The War of the Worlds is a strange sort of "overcoming the monster" story in that there's no real heroic action that defeats the monster. That said, since we follow the narrator through much of the book, we're going to consider his story here. His story begins when the Martians arrive. That's the event that certainly serves as a "call" to him, since he stops his work immediately to go see the Martian cylinder. However, the narrator knows that this isn't going to be a great meeting of the minds when the Martians use their Heat-Ray for the first time. That's the event that really lets him (and us) know that we're facing a threat – in other words, a monster.
In this stage, people prepare for the battle, even if that preparation consists of just talking about it and thinking about it. For our heroic narrator, thinking about fighting is pretty much his whole contribution to the war. You can tell that this is still the "dream stage" because the narrator fantasizes about how to beat the Martians, and all the humans are pretty confident they're going to win. Of course, at the same time as the narrator is telling us that he was confident, he also lets us know that he was an idiot for being so confident. Maybe we know it's the dream stage for two reasons: 1) everyone is confident and 2) we know that they are wrong to feel so sure of themselves.
To call this the "frustration stage" is kind of like calling dying a health condition – it's a bit of an understatement. Whereas the humans had been confident about their powers in the dream stage, after the Martians come out in their tripods, the narrator realizes there's a problem here. Since we're considering this book to be the narrator's story (at least for this plot analysis), we think the frustration stage consists of both Book 1, Chapter 9, where the Martians come out of their crater and the narrator evacuates his wife from the area, and Book 1, Chapter 10, where the narrator comes face-to-face – or face-to-leg? face-to-Heat-Ray? – with one of the Martian tripods and realizes how bad things really are.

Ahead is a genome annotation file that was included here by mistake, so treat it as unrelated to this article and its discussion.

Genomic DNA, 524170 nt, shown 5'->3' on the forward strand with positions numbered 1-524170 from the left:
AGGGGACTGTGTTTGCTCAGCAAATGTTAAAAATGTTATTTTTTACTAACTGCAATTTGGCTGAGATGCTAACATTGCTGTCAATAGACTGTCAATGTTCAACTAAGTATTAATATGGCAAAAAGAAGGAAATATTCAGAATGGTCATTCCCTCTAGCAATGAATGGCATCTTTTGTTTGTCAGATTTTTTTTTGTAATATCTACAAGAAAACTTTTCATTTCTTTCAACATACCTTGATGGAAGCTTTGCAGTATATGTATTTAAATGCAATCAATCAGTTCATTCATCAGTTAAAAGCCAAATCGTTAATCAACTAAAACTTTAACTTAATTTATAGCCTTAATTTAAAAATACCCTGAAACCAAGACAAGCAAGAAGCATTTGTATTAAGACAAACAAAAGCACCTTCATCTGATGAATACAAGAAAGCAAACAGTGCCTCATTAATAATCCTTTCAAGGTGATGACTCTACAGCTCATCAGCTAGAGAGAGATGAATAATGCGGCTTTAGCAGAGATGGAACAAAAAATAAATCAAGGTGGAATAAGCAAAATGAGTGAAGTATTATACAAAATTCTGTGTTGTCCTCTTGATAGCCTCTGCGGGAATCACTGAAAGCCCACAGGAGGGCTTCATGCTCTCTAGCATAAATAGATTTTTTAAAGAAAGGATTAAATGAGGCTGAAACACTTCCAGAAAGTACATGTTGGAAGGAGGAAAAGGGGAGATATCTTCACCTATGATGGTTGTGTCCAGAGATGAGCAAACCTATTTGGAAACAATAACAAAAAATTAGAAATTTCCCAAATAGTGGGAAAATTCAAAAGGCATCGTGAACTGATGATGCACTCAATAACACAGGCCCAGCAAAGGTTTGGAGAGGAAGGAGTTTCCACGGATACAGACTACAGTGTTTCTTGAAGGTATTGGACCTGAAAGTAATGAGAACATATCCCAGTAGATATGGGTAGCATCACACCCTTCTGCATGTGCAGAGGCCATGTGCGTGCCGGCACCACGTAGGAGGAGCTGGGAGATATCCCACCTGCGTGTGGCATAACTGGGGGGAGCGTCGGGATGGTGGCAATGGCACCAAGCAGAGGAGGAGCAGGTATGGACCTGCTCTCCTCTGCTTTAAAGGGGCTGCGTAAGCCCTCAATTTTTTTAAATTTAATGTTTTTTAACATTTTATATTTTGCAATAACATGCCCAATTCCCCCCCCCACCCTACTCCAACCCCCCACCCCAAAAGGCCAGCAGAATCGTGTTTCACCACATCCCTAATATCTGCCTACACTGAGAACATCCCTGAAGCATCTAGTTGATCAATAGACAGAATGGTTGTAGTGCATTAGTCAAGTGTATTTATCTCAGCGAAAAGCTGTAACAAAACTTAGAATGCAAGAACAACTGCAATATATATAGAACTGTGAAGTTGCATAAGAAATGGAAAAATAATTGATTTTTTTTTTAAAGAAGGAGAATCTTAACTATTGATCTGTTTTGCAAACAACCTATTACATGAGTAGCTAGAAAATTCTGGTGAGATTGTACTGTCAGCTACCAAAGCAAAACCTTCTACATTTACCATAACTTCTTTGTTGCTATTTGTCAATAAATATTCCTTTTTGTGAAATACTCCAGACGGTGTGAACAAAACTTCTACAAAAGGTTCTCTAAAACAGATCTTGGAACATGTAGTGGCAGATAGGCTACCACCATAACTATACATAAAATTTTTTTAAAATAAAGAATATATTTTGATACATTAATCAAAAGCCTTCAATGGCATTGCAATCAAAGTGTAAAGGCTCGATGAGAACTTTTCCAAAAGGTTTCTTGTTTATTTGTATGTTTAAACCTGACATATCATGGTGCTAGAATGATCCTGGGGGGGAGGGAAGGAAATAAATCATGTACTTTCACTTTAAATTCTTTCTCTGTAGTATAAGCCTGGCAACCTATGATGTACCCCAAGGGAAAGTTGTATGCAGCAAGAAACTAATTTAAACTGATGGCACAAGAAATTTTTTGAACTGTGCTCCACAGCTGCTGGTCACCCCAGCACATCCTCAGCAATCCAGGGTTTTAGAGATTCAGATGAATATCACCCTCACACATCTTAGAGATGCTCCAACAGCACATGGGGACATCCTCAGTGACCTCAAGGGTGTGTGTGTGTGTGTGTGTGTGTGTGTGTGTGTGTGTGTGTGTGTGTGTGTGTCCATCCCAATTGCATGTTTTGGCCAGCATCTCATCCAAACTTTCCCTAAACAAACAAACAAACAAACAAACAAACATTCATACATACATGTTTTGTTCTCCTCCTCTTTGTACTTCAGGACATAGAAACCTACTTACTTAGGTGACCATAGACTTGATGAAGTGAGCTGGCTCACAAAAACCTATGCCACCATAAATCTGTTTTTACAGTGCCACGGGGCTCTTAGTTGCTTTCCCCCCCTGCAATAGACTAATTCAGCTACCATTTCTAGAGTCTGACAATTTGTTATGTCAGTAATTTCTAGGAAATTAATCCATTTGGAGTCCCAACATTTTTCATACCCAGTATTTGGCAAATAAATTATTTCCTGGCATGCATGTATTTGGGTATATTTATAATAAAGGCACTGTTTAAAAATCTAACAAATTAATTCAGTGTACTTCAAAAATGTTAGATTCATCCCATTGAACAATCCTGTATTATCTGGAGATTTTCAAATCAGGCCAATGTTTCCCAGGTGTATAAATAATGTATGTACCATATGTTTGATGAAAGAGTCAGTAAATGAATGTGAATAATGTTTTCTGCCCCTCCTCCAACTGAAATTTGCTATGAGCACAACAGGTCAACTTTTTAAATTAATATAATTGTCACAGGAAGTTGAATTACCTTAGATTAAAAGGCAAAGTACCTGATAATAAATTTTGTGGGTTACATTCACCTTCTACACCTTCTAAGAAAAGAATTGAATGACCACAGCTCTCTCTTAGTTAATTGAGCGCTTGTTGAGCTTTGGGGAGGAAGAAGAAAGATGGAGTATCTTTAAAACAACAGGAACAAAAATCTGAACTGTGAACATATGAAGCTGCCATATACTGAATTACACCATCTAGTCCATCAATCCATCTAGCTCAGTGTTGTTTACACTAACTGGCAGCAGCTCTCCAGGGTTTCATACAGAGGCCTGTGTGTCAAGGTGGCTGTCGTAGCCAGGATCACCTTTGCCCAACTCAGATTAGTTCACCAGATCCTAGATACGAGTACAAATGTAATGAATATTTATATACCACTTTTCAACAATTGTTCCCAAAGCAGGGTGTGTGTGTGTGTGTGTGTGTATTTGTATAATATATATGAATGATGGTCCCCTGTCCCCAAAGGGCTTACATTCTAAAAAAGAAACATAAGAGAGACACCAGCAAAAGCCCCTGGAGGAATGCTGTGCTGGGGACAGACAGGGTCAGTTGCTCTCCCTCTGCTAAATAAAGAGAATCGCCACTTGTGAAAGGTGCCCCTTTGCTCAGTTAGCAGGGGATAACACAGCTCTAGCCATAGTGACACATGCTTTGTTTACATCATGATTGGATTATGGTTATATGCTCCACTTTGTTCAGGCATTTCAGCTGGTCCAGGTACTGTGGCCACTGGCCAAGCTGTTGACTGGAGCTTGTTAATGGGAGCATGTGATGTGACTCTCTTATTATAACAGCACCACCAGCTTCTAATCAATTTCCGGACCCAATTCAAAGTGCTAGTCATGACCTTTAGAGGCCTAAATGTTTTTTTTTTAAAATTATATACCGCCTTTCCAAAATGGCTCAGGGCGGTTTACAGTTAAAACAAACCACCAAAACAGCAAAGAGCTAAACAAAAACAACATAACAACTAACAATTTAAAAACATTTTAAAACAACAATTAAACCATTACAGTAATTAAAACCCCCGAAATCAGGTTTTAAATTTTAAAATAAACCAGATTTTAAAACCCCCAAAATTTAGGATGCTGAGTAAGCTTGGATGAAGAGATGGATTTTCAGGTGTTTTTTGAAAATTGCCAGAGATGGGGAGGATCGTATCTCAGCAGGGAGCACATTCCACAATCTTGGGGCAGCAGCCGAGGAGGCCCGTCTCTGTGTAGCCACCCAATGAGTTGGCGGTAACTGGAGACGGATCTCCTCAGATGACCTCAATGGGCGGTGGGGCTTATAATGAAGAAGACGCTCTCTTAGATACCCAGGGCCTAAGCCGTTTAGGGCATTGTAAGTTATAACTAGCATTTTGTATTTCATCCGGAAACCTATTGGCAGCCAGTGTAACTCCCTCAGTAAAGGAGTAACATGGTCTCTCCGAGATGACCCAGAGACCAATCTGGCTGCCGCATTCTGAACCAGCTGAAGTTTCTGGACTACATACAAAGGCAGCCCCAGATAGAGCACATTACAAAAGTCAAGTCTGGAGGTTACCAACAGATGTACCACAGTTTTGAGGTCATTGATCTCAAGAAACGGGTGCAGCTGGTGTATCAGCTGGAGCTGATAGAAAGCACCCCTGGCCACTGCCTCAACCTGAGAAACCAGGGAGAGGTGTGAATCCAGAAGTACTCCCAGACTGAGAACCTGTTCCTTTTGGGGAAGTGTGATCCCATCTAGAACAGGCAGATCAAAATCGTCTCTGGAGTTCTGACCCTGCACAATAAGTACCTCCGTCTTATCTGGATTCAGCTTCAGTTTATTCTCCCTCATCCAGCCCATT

After the narrator sees how powerful the Martian tripods are, he spends the rest of the book running around, hiding, and (later) wandering sort of aimlessly. All this time he lets us know that he's not feeling very well emotionally and mentally. This is pretty much the definition of a nightmare: running away from monsters but not being able to escape them.
Now, maybe we should say something about the narrator's brother's story, which occurs in the book in the middle of the narrator's own nightmare stage. What's the narrator's brother's story doing here? Well, there are some nightmarish aspects to the brother's story – like being caught up and nearly trampled by the crowd – but, overall, the brother's story is happy. The brother and his friends are heroically doing something to save themselves. That makes a nice contrast from the narrator's own story, which is less happy and less active. We think the brother's story in Book 1, Chapters 16 and 17 is a relief. It's a way to break up the nightmare stage of the narrator's story.
Thrilling? Well, maybe the death of the Martians is thrilling if you're a microbiologist or an evolutionary epidemiologist. But for most of us, the ending is a bit of an anti-climax: the human species is saved, but not because of any accomplishment of their own. (Unless you count "developing an immune system" as an accomplishment. Which we suppose it is, if you're an evolutionary epidemiologist.) In fact, not only is the death of the monster less than heroic, but many things get inverted in this ending. Instead of being heroically rewarded, the narrator is perpetually haunted at the end. And rather than learn the lesson about how it's dangerous to invade other worlds, the narrator starts wondering if humans should invade Venus some day. In other words, the end of this book potentially gives us both the death of the monster (the Martians) and the birth of a new monster (the humans).